Higher Education Teaching and Learning
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Higher Education Teaching and Learning
Issues and priorities arising around academic development, teaching and learning in Higher Education.
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Six Ways the Teacher's Role is Changing 

Six Ways the Teacher's Role is Changing  | Higher Education Teaching and Learning | Scoop.it

During this time of significant educational change, we are forced to ask ourselves, what is the role of the teacher?

Teachers continue to be central to learning, but the role is changing significantly. Our children still need to develop real skills and real knowledge, but they also need to be self-reliant, resilient, and fully capable of re-inventing themselves. This means students must learn how to self-direct their learning.

So if students are self-directing their learning, what's the role of the teacher?

Teachers build the curriculum/lessons with the individual student based on his/her needs and interests rather than move through a fixed curriculum en masse.


Teachers provide the experiences and tools to access new knowledge in specific areas of interest as facilitators of individual pathways, rather than being a provider of the content or expert in one or every area,Teachers become experts in how people learn, not only in teaching.


Teachers support a community of learners in teams, possibly of multiple ages, rather than alone in classrooms with fixed grades of students.


Teachers have more autonomy over their daily schedule, and can be flexible to adjust their schedules to support student needs.


Teachers provide opportunities for real-world, connected, practical learning rather than isolated academics.
These are the types of changes in the teacher's role that are fundamental to developing students who are capable of independent learning and reinvention in a rapidly changing world.

 

Learn more / En savoir plus / Mehr erfahren:

 

https://gustmees.wordpress.com/2013/05/25/so-whats-the-change-for-teachers-in-21st-century-education/

 


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Jan Swanepoel's curator insight, May 26, 2017 7:31 PM
During a time of significant educational change, this article addresses the contemporary question: "What is the real role of the teacher?" Teachers continue to be central to learning and students still need to develop real skills and real knowledge, however 21st century learners also need to be self-reliant, resilient, and fully capable of re-inventing themselves, meaning that students must learn how to self-direct their learning. Please visit my blog at http://mymathsrules.weebly.com for my extended curator's insight.
PEEP Matisse's curator insight, May 29, 2017 4:21 AM
On est loin des fondamentaux de l'Education Nationale, mais on peut rêver
Sarah's curator insight, June 4, 2017 8:25 PM
This is a short article on the ways that teachers' roles are changing. It is important to note that teachers are not becoming obsolete, but are just as important as ever. Teachers are here to facilitate learning and assisting the students in becoming resilient, self directed and capable learners.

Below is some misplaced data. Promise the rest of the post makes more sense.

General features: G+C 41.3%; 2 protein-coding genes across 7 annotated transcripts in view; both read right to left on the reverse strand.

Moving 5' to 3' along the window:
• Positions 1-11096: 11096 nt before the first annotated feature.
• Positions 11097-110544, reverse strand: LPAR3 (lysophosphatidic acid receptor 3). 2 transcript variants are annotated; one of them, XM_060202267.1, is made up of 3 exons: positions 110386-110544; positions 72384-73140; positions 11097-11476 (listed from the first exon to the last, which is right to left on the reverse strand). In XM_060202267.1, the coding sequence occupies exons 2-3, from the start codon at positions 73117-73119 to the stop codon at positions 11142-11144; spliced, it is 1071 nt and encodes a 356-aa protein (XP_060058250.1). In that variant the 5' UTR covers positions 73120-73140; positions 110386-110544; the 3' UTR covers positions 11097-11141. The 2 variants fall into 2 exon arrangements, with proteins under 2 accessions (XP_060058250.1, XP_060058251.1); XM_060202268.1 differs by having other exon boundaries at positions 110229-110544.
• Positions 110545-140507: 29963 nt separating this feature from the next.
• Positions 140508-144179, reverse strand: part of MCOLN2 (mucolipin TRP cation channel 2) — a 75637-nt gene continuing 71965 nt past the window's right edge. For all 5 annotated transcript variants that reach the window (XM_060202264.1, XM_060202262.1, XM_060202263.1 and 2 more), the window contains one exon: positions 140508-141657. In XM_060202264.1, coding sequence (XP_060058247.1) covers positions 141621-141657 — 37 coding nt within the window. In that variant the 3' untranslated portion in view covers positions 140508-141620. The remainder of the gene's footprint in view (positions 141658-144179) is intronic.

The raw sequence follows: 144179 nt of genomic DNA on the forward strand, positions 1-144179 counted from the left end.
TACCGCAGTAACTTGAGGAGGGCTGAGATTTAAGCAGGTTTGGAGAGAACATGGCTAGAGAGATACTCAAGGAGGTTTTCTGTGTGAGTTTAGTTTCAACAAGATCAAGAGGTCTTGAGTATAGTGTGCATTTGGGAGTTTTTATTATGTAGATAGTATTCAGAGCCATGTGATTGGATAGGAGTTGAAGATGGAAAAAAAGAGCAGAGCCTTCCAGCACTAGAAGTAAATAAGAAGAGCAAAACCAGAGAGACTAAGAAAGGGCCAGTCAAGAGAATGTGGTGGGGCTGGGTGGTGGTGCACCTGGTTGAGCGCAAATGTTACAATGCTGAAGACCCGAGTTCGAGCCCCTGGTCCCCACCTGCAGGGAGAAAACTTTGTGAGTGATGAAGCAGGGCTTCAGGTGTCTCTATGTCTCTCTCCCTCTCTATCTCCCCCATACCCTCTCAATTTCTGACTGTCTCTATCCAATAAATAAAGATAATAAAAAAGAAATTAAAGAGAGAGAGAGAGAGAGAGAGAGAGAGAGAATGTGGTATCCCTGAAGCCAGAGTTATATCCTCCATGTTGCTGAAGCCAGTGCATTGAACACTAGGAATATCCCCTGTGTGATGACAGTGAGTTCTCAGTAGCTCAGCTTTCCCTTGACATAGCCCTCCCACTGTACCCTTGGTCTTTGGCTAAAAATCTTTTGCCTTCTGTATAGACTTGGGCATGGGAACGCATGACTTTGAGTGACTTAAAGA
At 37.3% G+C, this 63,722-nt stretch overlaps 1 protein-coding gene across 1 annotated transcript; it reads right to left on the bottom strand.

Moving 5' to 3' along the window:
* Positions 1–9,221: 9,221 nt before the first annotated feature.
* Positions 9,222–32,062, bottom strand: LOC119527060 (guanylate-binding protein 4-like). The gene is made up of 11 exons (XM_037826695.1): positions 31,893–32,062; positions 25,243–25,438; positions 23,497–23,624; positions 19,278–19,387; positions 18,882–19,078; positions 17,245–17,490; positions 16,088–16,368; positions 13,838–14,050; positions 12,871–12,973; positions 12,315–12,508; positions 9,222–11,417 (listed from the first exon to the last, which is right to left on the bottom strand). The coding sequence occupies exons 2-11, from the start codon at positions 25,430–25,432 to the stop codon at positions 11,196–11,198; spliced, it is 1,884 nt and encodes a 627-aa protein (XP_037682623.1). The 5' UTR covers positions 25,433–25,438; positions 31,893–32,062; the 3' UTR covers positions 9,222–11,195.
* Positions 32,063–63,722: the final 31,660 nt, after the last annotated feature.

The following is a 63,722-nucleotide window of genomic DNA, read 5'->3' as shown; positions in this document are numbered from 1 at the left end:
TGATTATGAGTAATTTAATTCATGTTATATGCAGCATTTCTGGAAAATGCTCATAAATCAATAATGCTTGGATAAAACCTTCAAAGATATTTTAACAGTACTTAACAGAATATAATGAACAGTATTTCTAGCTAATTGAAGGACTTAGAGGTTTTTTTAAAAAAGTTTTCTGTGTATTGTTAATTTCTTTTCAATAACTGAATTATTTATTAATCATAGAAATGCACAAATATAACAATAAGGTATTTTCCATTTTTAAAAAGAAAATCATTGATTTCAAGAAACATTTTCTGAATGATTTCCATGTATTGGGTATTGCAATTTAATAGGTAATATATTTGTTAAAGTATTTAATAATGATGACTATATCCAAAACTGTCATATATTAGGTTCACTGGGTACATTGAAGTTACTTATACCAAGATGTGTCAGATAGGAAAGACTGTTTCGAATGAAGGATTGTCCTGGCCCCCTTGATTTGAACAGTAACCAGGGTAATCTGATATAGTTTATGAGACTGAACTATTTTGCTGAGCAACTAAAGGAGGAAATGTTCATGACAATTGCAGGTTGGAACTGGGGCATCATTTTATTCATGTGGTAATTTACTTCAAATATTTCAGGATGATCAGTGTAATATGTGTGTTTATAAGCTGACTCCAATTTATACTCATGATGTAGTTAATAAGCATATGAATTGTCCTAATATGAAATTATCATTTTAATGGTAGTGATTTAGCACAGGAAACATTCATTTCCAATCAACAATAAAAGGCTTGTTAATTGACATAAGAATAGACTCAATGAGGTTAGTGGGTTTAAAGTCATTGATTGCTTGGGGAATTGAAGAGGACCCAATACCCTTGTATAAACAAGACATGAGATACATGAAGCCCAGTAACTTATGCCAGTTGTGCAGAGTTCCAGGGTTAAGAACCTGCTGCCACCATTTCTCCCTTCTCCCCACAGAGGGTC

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What Core Skills Do Teachers Need To Be Effective? | LEARNing To LEARN | Professional Development

What Core Skills Do Teachers Need To Be Effective? | LEARNing To LEARN | Professional Development | Higher Education Teaching and Learning | Scoop.it

“Teaching is complex work that people actually have to be taught to do,” says Deborah Loewenberg Ball, dean of the School of Education at the University of Michigan. Ball spent years as an elementary school teacher and was always praised for being a “natural,” but she says teaching never came easily. She worked hard at her job.

Now, she’s trying to dramatically change teacher training to focus on the specific knowledge and skills that teachers need to effectively help students. Understanding math and knowing how to teach it are two separate skills. And understanding how to teach math well doesn’t come naturally.

People who want to be teachers “deserve to learn how to do this work well,” Ball says. “And the children that they teach particularly deserve to have those teachers taught.”

 


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nuria's curator insight, October 20, 2015 10:36 AM

añada su visión ...¡Cómo aprender a enseñar lo que se sabe eficazmente¡¡


Sonia Santoveña's curator insight, October 21, 2015 6:31 AM

añada su visión ...

Tony Palmeri's curator insight, October 24, 2015 10:42 AM

I chose this resource because I was interested in seeing what the identified "core skills" that characterize an effective teacher are. I totally agree that "how to teach" is a skill and not necessarily a skill that is intuitive or easily learned. It must be taught intentionally to practitioners. Those directing the teacher education program identified 19 core skills that a novice teacher must have. Not surprisingly, many of these traits like "reflective practice" and designing an appropriate learning sequence are generic. I especially like the idea that we must interpret student thinking. Too often, when a teacher sees a struggling student they advise them of the "right way" to answer a question or solve a problem. But understanding a student's flawed thought process is valuable and it allows a teacher to attend to root problems that will hinder future learning.